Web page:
It used to be so simple: You made an appointment with a doctor and would almost certainly see an M.D., someone who spent four years in medical school and then had at least three years of additional training, usually in a hospital.

But today you’re likely to encounter a veritable alphabet soup of healthcare degrees: D.O., P.A., N.P., R.N., and N.D., to name a few. Who are all these people? What training do they have? Which one is best for you? And where’s your good old M.D., anyway? (See our guide to healthcare providers, below.)

The truth is, you may not always need a traditional physician—and may have a difficult time finding one. The U.S. is short on doctors, especially those practicing primary care, who typically earn less than specialists. We now have fewer primary care physicians per person than many other developed nations. Canada, for example, has 1.2 per 1,000 people; the U.S., just 0.3.

More on Doctors and Other Providers

Because there are fewer primary care doctors, it’s more difficult to get an appointment. The average wait time for a new patient in a big city to see a family-medicine physician, for example, is now 29 days, compared with 19.5 days in 2014, according to physician recruiting firm Merritt Hawkins.

At the same time, doctors today are feeling pressure to work faster. Because of competitive forces in the marketplace, including many hospitals buying up physician practices, doctors are now more likely to work for large networks than for themselves. And those employers often set daily patient quotas—16 to 25 per day is typical—that can limit your time with a doctor.

That time crunch, combined with growing demands to document all their encounters in often cumbersome electronic health records, is taking a toll on doctors.

More than half of primary care doctors report feeling burned out, according to a 2017 Medscape survey. And that could undermine the care they provide, make them less willing to work collaboratively with patients, and drive even more out of the profession.

The Growth of Different Medical Professions,
2000-2016

Source: Bureau of Labor Statistics (N.P.s, P.A.s, D.C.s, and R.N.s) and the Federation of State Medical Boards (M.D.s and D.O.s).

*Data available only for 2012-2016.


The Growth of Different Medical Professions,
2000-2016

Source: Bureau of Labor Statistics (N.P.s, P.A.s, D.C.s, and R.N.s) and the Federation of State Medical Boards (M.D.s and D.O.s).

*Data available only for 2012-2016.


A Team of Providers

Enter “advanced practice providers.” These are the N.P.s (nurse practitioners) and P.A.s (physician assistants) you may run into at a doctor’s office.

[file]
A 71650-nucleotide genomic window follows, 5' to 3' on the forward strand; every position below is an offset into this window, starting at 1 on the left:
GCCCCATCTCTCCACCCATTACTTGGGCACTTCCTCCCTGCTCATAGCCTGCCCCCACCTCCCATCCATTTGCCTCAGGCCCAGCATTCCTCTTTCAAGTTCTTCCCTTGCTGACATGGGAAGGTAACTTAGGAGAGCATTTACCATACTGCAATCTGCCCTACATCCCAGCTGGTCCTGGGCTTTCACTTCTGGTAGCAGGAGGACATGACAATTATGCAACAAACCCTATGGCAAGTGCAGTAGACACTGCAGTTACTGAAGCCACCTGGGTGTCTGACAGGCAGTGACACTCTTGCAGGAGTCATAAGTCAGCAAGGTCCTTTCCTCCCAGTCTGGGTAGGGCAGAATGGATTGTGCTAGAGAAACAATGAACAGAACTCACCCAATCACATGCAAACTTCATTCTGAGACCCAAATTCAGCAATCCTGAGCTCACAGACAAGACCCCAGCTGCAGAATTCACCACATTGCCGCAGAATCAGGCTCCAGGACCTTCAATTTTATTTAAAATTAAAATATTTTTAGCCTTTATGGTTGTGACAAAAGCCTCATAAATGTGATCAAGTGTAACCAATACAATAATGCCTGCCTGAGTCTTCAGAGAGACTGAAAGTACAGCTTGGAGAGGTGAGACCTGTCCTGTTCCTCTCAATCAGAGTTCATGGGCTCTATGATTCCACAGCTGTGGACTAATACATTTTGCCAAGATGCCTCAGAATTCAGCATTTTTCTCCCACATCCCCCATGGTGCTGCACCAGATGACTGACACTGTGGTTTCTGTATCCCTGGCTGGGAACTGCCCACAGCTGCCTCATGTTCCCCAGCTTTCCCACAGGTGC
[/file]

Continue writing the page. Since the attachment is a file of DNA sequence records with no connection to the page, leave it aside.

They don’t have as much training as M.D.s but are licensed to do many of the same things. And their ranks are growing fast. The share of physicians with these clinicians on their team has risen from 25 percent in 1999 to more than 60 percent now.

But is seeing one of them as good as seeing a medical doctor? In most cases, yes, says Ateev Mehrotra, M.D., an associate professor of healthcare policy at Harvard Medical School.

His January 2017 study in the journal Medical Care found that practices with more N.P.s and P.A.s had fewer specialist referrals, hospitalizations, and ER visits. And other research has found that when it comes to high blood pressure, diabetes, respiratory infections, and other common problems, there’s little difference in treatment from M.D.s and advanced practice providers.

The team approach is also efficient, allowing each clinician to focus on what he or she does best. And it can mean shorter wait times and better patient education, according to a 2016 analysis by the Agency for Healthcare Research and Quality.

In addition to N.P.s and P.A.s, you may also be more likely to encounter other healthcare professionals now.

They include reputable ones, such as doctors of osteopathic medicine (D.O.). Their education is similar to an M.D.’s, with special training in muscle and skeletal issues, and their numbers have been growing.

But you may also encounter some more controversial providers, such as naturopathic doctors, or N.D.s.

This guide explains who’s who, gives advice on how to get the most of your precious time with each of them, and identifies those you should consider steering clear of.

A Guide to Today's Healthcare Professionals

For a routine office visit these days, you might not ever see an M.D. A case of the flu, for example, might be handled by a physician assistant (P.A.), and a regular checkup might be done mainly by a nurse practitioner (N.P.). And that can be just fine: Practices with advanced practice providers have outcomes at least as good as those that rely mainly on M.D.s. But it can be reassuring to know exactly who it is you’re seeing. Here’s a guide to some of the providers and what sets them apart from one another:


MEDICAL DOCTOR (M.D.)

Training: Earning this degree requires four years of medical school—typically with two years studying biomedical science and basic clinical skill and two more rotating through a broad variety of specialties. Then there’s an additional three to seven years under the supervision of experienced faculty physicians

Strengths: M.D.s (and D.O.s; see below) have the most training of the providers you’ll see. So if you have several conditions or symptoms that don’t easily add up, an M.D. can connect the dots more easily, says David Blumenthal, M.D., president of the Commonwealth Fund, a nonprofit foundation that focuses on health policy.